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that's a conservative estimate. it's carnage because this country right now is running on the generosity and kindness of strangers and acquaintances because the government, prime minister modi is looking the over way. as we talk, there are political rallies by a party in the southern part of india and because of this people are on the streets without masks. brianna? >> there are large gatherings right now being promoted, and it's nuts, and there are major transparency issues as well with the government. i know you have actually seen your tweets disappear from your time line. can you tell us about this? >> yes. so i tweeted -- i put a thread on twitter about fact-checking the government's data on the number of deaths in india,
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especially the government figures not being the actual figures. for instance, i put out in one tweet in one crematorium alone, the journalist witnessed 19 funerals where the government said only seven dead. i put out a list of the number that's happening. the next day the tweet disappeared from my timeline. i'm not the only one. it's happened to multiple journalists in india. the government has called on hospitals saying nobody will talk about lack of oxygen in hospitals. if they do that, they'll be charged. yesterday a young boy put a tweet on social media that his father was gasping for breath and he did not have oxygen, can somebody please help him. people are being charged by the government for putting out a single tweet. they're being arrested for
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putting out tweets asking for oxygen. i mean this is dictatorial if nothing else. our tweets are being deleted. the indian higher powers have written the australian government talking about the prime minister and his irspoonltd his ehandling. there's absolutely no transparency, and the people who are speaking the truth, their voices have been silenced, their journalism has been silenced. india media is clearly living in a different world except for international media. other than a few exceptions, india is not speaking the truth. it's only coming from social media. our hospitals are worse. there's no oxygen. people are crying, howling, and
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they're begging each other, can you get us some oxygen? that's the situation in india. i can't explain it. it leads to anxiety. as a journalist i'm anxious. there are days i can't sleep. i have not been able to sleep for the past few nights. somebody's asking for an icu bed, someone's asking for oxygen. i lost a next door neighbor, a relative. six of my maternal family, sick are in hospitals right now. i had to put an sos on social media. i'm thinking about the people who do not have connectivity, who do not even know what's happening in india. there's so little awareness. people have not been vaccinated. a doctor i spoke to in one of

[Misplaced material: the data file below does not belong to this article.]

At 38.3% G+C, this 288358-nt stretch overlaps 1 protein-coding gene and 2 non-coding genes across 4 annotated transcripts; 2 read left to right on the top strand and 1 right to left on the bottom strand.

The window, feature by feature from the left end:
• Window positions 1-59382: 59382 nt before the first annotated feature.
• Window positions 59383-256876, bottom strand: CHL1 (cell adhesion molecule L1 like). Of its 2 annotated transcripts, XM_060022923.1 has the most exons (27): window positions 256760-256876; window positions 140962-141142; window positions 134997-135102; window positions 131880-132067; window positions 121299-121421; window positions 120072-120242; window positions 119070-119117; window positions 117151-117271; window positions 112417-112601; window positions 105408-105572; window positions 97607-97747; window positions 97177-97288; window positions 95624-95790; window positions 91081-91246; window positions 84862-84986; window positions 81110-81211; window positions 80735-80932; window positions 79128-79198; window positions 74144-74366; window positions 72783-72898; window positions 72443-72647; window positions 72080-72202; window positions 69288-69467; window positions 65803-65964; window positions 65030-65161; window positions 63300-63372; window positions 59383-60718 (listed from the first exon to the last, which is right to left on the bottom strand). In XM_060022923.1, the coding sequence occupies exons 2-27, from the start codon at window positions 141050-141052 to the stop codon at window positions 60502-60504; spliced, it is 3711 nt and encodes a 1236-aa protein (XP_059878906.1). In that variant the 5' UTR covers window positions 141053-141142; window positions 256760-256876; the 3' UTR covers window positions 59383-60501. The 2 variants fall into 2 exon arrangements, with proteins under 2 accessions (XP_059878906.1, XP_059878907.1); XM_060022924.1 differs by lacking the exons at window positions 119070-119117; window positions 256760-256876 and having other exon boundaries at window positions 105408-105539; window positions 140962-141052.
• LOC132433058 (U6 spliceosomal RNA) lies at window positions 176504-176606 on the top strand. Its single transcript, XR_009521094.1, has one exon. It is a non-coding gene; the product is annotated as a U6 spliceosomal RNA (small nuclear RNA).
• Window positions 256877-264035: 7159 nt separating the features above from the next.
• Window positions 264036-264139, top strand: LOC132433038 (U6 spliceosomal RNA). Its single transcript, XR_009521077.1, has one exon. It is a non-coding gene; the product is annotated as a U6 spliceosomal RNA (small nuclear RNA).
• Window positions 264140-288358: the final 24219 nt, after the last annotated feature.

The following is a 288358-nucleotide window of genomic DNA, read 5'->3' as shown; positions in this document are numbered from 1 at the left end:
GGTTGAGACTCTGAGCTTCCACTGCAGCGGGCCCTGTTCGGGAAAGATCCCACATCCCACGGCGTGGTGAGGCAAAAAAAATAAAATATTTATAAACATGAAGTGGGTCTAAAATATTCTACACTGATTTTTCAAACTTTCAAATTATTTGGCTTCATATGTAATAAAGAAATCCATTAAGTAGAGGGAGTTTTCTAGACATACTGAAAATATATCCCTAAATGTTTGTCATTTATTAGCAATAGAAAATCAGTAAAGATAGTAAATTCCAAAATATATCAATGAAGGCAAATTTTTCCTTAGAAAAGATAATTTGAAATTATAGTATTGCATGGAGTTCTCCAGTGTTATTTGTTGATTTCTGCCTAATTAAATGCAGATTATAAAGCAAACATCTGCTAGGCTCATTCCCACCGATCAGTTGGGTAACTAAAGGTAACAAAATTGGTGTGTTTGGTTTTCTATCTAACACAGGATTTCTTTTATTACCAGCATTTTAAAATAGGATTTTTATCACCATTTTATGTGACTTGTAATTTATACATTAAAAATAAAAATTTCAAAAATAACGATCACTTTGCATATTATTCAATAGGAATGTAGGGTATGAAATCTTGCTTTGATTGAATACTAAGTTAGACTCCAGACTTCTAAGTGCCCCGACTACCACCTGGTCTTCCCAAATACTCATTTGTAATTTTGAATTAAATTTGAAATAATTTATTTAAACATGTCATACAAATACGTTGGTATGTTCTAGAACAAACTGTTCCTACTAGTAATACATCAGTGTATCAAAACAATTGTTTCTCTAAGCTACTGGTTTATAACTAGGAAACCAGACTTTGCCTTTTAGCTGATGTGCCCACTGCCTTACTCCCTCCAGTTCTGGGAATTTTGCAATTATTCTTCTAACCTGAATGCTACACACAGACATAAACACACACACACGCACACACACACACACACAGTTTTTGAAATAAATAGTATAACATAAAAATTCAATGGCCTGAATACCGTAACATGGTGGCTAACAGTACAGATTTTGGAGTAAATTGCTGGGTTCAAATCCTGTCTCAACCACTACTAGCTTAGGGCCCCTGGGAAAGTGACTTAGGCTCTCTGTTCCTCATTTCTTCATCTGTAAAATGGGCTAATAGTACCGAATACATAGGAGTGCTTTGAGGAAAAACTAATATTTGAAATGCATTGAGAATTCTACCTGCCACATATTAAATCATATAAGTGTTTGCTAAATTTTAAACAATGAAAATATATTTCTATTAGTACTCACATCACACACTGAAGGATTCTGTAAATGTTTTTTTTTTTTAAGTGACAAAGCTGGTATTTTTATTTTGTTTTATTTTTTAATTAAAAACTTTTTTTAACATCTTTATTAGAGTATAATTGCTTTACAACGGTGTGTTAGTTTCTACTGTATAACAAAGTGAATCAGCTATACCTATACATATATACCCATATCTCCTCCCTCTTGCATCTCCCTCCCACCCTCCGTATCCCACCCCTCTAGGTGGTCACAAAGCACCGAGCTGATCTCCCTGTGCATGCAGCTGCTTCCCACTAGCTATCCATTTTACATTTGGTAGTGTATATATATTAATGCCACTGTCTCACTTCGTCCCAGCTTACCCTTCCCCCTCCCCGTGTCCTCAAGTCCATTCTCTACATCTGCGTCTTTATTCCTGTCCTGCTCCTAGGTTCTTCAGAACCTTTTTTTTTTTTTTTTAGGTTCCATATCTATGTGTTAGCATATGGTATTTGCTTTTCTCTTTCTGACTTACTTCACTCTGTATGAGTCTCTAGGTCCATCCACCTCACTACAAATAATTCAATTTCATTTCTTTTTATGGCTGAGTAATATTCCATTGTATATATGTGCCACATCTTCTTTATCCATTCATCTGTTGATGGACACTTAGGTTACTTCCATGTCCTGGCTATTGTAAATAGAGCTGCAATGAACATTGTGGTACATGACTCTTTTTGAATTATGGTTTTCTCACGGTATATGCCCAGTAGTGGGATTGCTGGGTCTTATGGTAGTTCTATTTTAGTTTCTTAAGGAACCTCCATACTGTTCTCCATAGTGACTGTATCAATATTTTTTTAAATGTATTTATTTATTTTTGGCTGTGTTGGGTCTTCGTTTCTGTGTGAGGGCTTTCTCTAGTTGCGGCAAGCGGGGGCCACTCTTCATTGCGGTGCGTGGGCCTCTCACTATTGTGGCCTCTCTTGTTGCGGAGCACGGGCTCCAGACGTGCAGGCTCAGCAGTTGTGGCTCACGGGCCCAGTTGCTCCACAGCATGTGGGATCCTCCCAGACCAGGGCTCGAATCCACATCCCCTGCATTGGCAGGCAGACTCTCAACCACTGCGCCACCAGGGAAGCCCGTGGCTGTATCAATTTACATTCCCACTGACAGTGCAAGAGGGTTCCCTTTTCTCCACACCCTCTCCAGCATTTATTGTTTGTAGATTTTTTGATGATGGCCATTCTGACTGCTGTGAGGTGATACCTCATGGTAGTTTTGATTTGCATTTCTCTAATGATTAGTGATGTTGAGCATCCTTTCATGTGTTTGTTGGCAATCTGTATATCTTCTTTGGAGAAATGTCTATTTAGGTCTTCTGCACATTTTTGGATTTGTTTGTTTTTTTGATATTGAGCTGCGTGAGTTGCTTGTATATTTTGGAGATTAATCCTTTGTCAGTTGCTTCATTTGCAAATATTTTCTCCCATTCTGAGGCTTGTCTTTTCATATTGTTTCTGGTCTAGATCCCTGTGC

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the northern states in india, there are only dead bodies he can count, no patients. that's a scale of devastation. the fact is instead of addressing the issue, the prime minister of india wants to just cover it up, and that's no good. >> no. well, rana, you're sounding the alarm, and we're hearing you loud and clear. rana ayyub, thank you so much. >> thank you, brianna. she's on an island, facing criticism from liz cheney. >> where one republican rode out the insurrection armed with a civil war sword. always look for the grown in idaho seal. ♪ here's to the very first influencer in your life...
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this? >> yesterday he said he thought liz cheney was on an island of her own. if you remember, josh holly was one of those senators who led the charge to invalidate the election. one of the things cheney was making the point of earlier in her comments this week is anyone who was part of that really should be disqualified from running for higher office, holly firing back. i want the read exactly what he said. quote, this is somebody who has no support in her own caucus, who has hung her own members out to dry over and over. i think she's on an island. of course, cheney is one of the republicans who voted to impeach donald trump in the house, one of the very few republicans who decided to make that vote. and i think that one of the things to keep in mind here is that, yes, cheney is in a different place in the house conference, but she's not necessarily the only person who has these visions. she's one of the only people
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willing to speak out about it right now. >> it's so interesting to hear what house speaker kevin mccarthy has said about cheney's leadership position because she's number three in the house. listen to that. >> is shayny still a good fit for leadership door you believe? >> that's for congress to decide. what do you think? >> i think it's focused on poll circle focused on the future of making america's next century. when you're talking about something else, you're not being productive. >> i think it's important to remind everyone at home, this is supposed to be a policy conference. what this is has really been is a tit for tat. i think that is something that speaks to where the republican party is right now. he also said it's up to the conference to decide. we should remind people, they did take a vote back in february. the vote was resounding, 145-61.